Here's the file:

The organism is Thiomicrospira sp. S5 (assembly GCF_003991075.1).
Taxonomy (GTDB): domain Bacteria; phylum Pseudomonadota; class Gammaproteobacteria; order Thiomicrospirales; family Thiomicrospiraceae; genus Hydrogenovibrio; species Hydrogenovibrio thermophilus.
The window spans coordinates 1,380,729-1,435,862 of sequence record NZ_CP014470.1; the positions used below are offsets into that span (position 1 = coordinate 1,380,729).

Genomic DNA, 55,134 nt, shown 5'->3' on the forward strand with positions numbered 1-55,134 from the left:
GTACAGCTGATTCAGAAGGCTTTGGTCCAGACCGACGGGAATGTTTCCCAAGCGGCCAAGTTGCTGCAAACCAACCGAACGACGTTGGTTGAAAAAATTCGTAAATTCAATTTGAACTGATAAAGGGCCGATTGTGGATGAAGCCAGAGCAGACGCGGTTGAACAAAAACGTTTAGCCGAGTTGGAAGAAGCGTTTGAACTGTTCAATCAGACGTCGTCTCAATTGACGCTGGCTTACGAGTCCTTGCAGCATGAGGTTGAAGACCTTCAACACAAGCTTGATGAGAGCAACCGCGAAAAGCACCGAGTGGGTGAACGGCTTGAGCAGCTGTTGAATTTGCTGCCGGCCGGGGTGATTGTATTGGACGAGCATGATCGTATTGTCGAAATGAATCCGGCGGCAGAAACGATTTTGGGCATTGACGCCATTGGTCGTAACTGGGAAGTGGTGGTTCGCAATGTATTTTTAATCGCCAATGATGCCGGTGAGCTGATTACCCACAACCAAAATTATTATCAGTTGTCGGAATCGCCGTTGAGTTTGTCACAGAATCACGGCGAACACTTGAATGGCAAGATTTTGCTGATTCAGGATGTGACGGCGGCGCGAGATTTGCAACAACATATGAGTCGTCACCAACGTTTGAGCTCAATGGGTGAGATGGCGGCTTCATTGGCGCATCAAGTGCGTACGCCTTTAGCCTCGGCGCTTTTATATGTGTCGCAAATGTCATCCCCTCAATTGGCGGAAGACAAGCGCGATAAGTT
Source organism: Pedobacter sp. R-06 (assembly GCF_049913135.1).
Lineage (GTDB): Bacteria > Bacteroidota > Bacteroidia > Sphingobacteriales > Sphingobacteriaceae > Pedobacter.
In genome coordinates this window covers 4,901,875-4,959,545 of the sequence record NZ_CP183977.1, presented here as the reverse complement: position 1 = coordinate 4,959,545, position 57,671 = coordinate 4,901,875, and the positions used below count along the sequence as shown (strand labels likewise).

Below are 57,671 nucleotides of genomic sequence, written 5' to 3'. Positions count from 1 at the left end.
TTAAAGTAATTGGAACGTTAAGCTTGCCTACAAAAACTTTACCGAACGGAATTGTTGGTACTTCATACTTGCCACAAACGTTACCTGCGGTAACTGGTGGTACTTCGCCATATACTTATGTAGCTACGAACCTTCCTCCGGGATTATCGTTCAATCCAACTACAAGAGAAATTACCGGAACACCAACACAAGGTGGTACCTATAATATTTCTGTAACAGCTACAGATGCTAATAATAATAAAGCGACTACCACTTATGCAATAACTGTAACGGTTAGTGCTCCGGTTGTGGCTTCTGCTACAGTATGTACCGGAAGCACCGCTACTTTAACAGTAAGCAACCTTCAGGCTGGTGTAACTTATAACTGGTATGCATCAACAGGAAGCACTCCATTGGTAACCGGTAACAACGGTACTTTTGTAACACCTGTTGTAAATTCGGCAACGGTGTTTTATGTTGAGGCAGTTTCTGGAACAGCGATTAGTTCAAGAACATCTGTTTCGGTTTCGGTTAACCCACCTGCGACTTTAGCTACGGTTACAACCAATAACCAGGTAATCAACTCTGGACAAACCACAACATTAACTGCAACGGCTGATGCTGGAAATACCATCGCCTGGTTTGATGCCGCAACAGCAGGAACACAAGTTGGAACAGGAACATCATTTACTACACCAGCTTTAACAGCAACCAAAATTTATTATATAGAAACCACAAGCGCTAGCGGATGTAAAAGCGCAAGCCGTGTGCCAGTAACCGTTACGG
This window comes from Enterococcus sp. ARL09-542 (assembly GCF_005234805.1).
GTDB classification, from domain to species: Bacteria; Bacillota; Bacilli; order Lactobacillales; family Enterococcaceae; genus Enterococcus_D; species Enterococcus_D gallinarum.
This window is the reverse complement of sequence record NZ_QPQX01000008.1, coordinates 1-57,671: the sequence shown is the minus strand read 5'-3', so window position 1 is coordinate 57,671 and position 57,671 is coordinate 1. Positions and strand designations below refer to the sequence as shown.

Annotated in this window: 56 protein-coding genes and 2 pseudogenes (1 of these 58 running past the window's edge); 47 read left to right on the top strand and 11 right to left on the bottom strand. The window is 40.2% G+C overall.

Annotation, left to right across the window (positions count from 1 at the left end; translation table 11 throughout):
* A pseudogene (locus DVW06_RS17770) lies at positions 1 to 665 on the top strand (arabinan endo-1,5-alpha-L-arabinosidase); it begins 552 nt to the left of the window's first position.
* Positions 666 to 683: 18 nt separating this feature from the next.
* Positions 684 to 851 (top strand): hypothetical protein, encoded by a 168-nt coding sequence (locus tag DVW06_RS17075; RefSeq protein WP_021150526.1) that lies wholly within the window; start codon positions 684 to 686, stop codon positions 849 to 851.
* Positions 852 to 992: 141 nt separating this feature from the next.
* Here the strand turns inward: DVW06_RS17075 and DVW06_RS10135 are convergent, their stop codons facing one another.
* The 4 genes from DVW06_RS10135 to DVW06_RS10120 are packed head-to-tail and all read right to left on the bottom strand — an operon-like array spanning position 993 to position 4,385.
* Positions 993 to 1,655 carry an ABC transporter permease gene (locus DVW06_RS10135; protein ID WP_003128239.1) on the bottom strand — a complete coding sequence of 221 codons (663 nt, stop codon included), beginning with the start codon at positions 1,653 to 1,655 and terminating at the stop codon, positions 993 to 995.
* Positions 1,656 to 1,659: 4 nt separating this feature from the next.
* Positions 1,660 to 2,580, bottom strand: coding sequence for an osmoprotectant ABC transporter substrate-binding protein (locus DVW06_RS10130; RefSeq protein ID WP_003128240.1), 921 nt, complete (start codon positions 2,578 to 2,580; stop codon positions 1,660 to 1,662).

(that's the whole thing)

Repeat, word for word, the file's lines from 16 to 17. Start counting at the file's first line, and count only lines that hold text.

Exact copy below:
* A pseudogene (locus DVW06_RS17770) lies at positions 1 to 665 on the top strand (arabinan endo-1,5-alpha-L-arabinosidase); it begins 552 nt to the left of the window's first position.
* Positions 666 to 683: 18 nt separating this feature from the next.